Tuesday, June 07, 2011

THE LARNACHS - Owen Marshall - Vintage - $39.99

Publication date for Owen Marshall's fourth novel was only Friday last and yet over the weekend I have read three reviews in our print media - Charlotte Grimshaw waxed lyrical (by her standards) in the Weekend Herald's excellent Canvas magazine, while Kelly Ana Morey was also most impressed in the Herald on Sunday's book pages. Meantime the New Zealand Listener splashed out three whole pages for John McCrystal's review.

That is an impressive opening salvo. In the UK and US it is commonplace for reviews of major fiction titles to be published on or immediately before publication date whereas here reviews tend to trickle out over a month or so.
Clearly then there is a lot of interest in The Larnachs.

Joining in the fray Beattie's Book Blog regular fiction reviewer, Wellington-based writer Maggie Rainey-Smith, has also found the book an impressive read.
Here is her review:

When offered the chance to read an advance copy of ‘The Larnachs’ by Owen Marshall, (pic right), to review, I did not hesitate, for indeed, Owen Marshall is one of my absolute favourite authors.   But I must add that I wondered if it was appropriate too.   For you see, I am also one of his students from the Class of 2001 at Aoraki Polytechnic and for just a moment I considered how appropriate it was for me to even dare to review – the student and the Master.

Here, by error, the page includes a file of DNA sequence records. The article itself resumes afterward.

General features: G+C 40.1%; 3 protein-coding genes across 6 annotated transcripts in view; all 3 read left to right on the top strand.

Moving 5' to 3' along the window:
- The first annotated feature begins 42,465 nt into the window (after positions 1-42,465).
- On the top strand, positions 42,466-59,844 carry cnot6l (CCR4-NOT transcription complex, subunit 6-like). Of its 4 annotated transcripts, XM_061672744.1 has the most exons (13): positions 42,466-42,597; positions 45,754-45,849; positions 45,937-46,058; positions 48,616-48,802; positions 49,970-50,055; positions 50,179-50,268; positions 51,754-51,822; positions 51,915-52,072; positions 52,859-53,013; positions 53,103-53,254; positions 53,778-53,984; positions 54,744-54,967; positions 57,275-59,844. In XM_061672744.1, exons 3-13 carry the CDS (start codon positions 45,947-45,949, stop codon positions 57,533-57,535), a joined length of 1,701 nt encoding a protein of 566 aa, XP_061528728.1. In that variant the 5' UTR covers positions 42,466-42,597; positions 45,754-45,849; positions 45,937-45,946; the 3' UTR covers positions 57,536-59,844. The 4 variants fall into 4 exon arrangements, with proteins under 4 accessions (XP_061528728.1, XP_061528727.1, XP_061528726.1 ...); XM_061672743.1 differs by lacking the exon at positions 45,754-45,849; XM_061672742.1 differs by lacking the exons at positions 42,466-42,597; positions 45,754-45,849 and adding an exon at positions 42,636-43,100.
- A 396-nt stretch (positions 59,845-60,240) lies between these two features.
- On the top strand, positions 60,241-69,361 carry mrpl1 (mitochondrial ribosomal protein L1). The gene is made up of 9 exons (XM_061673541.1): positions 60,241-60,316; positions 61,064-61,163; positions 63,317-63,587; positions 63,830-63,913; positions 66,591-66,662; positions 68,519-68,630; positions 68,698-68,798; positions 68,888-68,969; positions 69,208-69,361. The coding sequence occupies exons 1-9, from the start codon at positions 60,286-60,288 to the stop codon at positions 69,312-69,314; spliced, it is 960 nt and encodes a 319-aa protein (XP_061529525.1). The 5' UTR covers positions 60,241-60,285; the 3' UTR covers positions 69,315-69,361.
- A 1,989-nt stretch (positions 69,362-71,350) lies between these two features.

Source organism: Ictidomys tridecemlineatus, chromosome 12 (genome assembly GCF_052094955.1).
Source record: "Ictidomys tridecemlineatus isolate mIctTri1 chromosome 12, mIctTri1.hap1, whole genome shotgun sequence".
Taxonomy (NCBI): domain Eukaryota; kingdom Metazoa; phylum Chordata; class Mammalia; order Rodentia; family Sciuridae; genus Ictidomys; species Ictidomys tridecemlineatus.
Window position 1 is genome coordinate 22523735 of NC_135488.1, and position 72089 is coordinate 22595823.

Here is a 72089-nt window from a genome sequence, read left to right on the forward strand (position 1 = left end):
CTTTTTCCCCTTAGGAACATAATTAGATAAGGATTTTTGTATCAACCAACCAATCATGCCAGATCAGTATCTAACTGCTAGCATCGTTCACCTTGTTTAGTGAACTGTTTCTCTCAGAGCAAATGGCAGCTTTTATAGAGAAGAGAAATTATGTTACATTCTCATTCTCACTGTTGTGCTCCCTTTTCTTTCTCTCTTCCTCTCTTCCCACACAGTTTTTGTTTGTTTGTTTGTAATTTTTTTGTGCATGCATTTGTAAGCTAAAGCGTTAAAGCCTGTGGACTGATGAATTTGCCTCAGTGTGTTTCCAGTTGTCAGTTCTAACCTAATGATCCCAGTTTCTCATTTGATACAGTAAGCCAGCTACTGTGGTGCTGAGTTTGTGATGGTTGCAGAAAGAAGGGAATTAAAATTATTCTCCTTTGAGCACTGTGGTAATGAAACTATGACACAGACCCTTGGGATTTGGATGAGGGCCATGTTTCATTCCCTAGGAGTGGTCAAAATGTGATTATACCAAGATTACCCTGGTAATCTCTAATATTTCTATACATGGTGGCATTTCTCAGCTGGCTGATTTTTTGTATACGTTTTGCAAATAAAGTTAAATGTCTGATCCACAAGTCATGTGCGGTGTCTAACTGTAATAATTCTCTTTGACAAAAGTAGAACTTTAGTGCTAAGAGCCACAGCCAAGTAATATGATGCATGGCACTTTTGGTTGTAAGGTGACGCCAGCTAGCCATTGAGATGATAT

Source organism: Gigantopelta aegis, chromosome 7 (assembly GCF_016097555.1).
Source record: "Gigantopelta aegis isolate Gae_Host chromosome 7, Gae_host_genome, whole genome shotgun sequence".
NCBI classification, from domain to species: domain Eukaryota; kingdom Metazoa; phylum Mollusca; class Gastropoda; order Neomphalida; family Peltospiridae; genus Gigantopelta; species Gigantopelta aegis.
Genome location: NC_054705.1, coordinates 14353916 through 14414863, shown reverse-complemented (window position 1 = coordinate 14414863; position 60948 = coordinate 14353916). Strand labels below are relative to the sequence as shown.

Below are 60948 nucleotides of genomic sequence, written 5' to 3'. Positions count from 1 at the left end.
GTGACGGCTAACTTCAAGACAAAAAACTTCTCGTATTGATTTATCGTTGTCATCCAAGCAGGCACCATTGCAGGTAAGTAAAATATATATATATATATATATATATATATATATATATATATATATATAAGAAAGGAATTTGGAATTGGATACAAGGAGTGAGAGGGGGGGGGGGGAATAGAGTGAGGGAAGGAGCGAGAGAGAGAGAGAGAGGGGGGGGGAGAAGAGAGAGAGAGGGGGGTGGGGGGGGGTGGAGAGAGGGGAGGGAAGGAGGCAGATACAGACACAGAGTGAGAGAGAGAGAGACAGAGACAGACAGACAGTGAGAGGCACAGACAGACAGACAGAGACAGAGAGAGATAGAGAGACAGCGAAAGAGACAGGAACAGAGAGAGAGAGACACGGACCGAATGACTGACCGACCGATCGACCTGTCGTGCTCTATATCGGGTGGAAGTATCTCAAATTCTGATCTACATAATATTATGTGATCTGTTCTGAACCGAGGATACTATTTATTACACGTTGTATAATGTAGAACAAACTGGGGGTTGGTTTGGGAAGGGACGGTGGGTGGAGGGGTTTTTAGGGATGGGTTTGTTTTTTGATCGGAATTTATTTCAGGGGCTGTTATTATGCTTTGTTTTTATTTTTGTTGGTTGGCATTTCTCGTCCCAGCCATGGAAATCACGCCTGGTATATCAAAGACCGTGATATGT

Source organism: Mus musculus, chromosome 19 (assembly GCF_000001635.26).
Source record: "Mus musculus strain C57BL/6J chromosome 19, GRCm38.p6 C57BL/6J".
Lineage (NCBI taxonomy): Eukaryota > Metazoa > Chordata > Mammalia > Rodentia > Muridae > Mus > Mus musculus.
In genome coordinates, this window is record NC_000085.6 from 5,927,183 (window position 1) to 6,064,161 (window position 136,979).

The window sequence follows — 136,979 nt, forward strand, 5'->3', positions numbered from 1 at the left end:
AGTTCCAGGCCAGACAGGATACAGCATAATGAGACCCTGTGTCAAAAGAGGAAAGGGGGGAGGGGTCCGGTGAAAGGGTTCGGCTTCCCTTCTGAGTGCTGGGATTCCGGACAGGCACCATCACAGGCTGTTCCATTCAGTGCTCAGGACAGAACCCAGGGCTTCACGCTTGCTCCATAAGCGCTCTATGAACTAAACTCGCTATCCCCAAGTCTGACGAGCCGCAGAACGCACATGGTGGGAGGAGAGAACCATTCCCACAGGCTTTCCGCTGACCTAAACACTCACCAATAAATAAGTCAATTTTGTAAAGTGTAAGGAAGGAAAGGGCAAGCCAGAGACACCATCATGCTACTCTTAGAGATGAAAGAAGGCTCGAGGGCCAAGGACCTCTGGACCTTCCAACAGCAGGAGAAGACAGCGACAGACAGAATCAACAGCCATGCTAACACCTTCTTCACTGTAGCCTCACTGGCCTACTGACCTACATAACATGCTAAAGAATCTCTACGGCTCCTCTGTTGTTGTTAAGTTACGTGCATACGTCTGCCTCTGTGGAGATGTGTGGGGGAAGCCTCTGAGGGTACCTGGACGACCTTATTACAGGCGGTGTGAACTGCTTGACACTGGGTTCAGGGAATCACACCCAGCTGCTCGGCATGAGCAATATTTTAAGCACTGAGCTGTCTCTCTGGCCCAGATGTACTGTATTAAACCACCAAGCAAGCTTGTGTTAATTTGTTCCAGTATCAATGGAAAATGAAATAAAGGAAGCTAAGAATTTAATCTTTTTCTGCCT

All this became so much easier as I began reading.  I will admit to a tiny frisson of trepidation in the beginning as I adjusted to the tone, the conventions of the time, the densely packed yet beautifully rendered historical details to set the scene.
But this trepidation was very quickly supplanted by delight and admiration as I became absorbed into the life of William Larnach as told by his third wife Constance and his youngest son Douglas, (known affectionately to each other as Conny and Dougie).   This is not a novel in which the plot is a grand secret but it is a recreation of the scandal and tragedy that befell the Larnachs.  Marshall has bravely re-imagined a grand passion amid the constraints and conventions of another century, indeed a scandal that in any century would set tongues wagging.
The novel builds upon meticulous historical details of the time, including the relationship between William Larnach and Richard John Seddon, down to acute observations of their character, ambitions and rivalry, the petty social side-shows and the more pressing political dramas of the day. It is a riveting recreation of a particular era and brings to bear Marshall’s acute observations (as always) on human character.
That this novel manages to be so much the story of Connie and Dougie and yet too remains intensely, the story of William Larnach, is a tribute to the skill of the author.   The reader could so easily have been distracted by the growing relationship between William Larnach’s son and his third wife and lost sympathy for William, or even vice versa.   But somehow, with great affection and attention to detail, Marshall has re-created a grand passion that impels the reader to feel great empathy and understanding for everyone and deliciously, to be transported into the joy and truth of love.
Ah, and there is more.   This is good sex.   How hard it is to write well about sex.  Although constrained by the mores of the time, the conventions and the language, somehow Marshall has managed to write well of an intense, intimate and achingly physical relationship in loving detail that remains within the language conventions of the time and dare I say it, manages to be erotic, without being distasteful.